Eucalyptus koolpinensis facts for kids
Quick facts for kidsKoolpin box
|Eucalyptus koolpinensis in Kakadu National Park|
Eucalyptus koolpinensis, commonly known as Koolpin box, is a species of straggly tree that is endemic to the Northern Territory. It has rough, fibrous bark on the trunk and branches, more or less round adult leaves, flower buds in groups of seven, creamy white flowers and cup-shaped fruit.
Eucalyptus koolpinensis is a straggly tree that typically grows to a height of 5 metres (16 ft) and occasionally to 12 metres (39 ft) and forms a lignotuber. The bark is grey to grey-white in colour and rough to the ends of branches. It is tightly held box-type bark, becoming tessellated on the trunk. Young plants and coppice regrowth have dull bluish green, more or less round to egg-shaped or kite-shaped leaves 40–90 mm (1.6–3.5 in) long and 45–90 mm (1.8–3.5 in) wide. The adult leaves are arranged alternately, the same dull blue-green on both sides, more or less round to kite-shaped, 40–100 mm (1.6–3.9 in) long and 35–85 mm (1.4–3.3 in) wide on a petiole 13–30 mm (0.51–1.18 in) long. The flower buds are arranged on the ends of branchlets on a branching peduncle each branch with seven buds. The peduncle is 5–20 mm (0.20–0.79 in) long, the individual buds on pedicels 5–12 mm (0.20–0.47 in) long. Mature buds are pear-shaped, 7–9 mm (0.28–0.35 in) long and 4–5 mm (0.16–0.20 in) wide with a beaked operculum. Flowering occurs between April and June and the flowers are creamy white. The fruit is a woody, more or less cup-shaped capsule 5–8 mm (0.20–0.31 in) long and 5–7 mm (0.20–0.28 in) wide with the valves close to rim level. The seeds are dark brown, oval and 1.5–3 mm (0.059–0.118 in) long.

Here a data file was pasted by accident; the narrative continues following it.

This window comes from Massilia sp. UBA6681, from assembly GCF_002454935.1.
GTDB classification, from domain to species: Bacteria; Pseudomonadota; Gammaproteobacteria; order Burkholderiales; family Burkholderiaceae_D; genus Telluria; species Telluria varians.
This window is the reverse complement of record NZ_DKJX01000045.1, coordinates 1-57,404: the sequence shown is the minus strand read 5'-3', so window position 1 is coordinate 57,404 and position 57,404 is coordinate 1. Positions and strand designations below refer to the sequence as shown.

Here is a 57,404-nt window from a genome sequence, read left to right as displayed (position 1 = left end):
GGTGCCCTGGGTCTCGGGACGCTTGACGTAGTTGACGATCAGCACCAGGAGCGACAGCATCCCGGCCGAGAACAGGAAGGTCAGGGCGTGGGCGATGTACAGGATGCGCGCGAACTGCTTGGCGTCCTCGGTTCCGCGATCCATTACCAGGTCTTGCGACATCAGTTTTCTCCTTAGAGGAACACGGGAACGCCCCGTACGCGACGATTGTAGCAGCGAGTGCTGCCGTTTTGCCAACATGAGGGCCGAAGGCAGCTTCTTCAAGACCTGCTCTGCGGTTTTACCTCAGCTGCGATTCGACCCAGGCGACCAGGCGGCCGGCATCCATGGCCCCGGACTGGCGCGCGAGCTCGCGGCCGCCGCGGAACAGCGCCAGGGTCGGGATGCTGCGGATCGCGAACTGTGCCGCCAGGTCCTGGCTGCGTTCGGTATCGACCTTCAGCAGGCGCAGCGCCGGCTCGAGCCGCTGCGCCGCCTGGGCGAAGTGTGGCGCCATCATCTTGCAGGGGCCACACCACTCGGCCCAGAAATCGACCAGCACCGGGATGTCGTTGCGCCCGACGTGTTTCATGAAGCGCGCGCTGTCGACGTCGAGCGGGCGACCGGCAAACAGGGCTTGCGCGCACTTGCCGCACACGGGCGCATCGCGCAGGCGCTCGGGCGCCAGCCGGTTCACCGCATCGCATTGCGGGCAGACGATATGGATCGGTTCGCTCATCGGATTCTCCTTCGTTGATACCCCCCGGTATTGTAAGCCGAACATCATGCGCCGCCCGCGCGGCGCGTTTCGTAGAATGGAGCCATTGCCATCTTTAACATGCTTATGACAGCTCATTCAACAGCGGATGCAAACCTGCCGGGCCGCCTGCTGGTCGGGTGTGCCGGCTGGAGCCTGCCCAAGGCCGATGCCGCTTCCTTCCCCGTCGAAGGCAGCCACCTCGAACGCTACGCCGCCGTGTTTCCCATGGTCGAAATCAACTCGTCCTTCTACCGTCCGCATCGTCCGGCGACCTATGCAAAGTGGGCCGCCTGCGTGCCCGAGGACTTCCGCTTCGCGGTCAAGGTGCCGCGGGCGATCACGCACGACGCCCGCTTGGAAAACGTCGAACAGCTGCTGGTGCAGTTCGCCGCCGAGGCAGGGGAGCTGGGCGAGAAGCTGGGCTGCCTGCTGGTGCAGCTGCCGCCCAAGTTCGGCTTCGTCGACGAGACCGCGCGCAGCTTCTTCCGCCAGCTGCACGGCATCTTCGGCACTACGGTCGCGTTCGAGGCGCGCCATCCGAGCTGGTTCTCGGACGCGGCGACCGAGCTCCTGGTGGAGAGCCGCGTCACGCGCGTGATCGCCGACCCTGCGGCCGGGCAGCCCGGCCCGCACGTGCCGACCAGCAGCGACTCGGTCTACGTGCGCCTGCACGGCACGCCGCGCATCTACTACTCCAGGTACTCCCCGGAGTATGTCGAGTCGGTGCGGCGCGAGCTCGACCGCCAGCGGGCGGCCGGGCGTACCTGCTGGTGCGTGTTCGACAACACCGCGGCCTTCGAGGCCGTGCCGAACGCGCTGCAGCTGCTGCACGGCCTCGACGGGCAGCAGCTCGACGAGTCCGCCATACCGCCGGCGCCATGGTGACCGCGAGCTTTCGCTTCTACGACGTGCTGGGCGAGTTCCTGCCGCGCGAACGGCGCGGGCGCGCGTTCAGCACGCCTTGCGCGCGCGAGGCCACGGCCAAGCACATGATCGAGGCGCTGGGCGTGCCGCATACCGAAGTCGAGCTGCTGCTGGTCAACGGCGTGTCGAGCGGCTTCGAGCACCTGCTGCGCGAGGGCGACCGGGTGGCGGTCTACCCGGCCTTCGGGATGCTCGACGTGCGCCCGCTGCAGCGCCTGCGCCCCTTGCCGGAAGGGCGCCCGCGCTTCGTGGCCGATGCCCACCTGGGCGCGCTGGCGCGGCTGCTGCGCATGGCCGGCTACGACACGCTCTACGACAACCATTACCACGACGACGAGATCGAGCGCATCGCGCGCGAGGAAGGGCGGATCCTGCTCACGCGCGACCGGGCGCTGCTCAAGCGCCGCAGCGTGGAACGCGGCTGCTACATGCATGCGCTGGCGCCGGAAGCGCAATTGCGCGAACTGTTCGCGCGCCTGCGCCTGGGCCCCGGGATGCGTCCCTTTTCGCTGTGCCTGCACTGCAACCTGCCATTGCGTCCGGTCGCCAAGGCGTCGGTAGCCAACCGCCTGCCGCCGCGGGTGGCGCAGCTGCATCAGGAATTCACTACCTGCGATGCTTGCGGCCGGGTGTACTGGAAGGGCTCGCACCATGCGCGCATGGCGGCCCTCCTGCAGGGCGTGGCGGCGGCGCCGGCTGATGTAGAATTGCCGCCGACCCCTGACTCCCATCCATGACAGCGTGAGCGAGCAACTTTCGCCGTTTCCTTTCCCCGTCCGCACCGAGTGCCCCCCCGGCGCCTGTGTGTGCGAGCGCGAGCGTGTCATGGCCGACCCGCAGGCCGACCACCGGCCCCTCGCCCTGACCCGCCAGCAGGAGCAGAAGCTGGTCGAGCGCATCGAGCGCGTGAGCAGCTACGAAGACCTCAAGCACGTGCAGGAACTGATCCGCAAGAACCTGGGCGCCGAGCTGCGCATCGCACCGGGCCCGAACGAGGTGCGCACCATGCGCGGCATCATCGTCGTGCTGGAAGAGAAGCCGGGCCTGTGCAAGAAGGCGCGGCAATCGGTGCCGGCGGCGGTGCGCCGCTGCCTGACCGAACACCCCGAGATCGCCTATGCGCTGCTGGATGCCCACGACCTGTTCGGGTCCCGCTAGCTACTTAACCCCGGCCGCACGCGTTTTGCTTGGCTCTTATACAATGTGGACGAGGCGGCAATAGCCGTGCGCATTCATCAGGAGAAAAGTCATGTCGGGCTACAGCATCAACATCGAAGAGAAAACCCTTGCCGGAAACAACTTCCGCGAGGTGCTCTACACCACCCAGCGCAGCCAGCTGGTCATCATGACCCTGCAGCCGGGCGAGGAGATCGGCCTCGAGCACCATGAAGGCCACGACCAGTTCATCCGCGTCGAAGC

Taxonomy and naming
Eucalyptus koolpinensis was first formally described by the botanists Ian Brooker and Clyde Dunlop in 1978 in the journal Australian Forest Research. The specific epithet is a reference to Koolpin Creek in the Northern Territory where the type specimen was taken.
Distribution and habitat
Koolpin box grows near the edge of broken sandstone outcrops in shallow soil and on the edge of nearby plains, often in almost pure stands. It is only known from two locations between the South Alligator River and Koolpin Gorge.
Eucalyptus koolpinensis Facts for Kids. Kiddle Encyclopedia.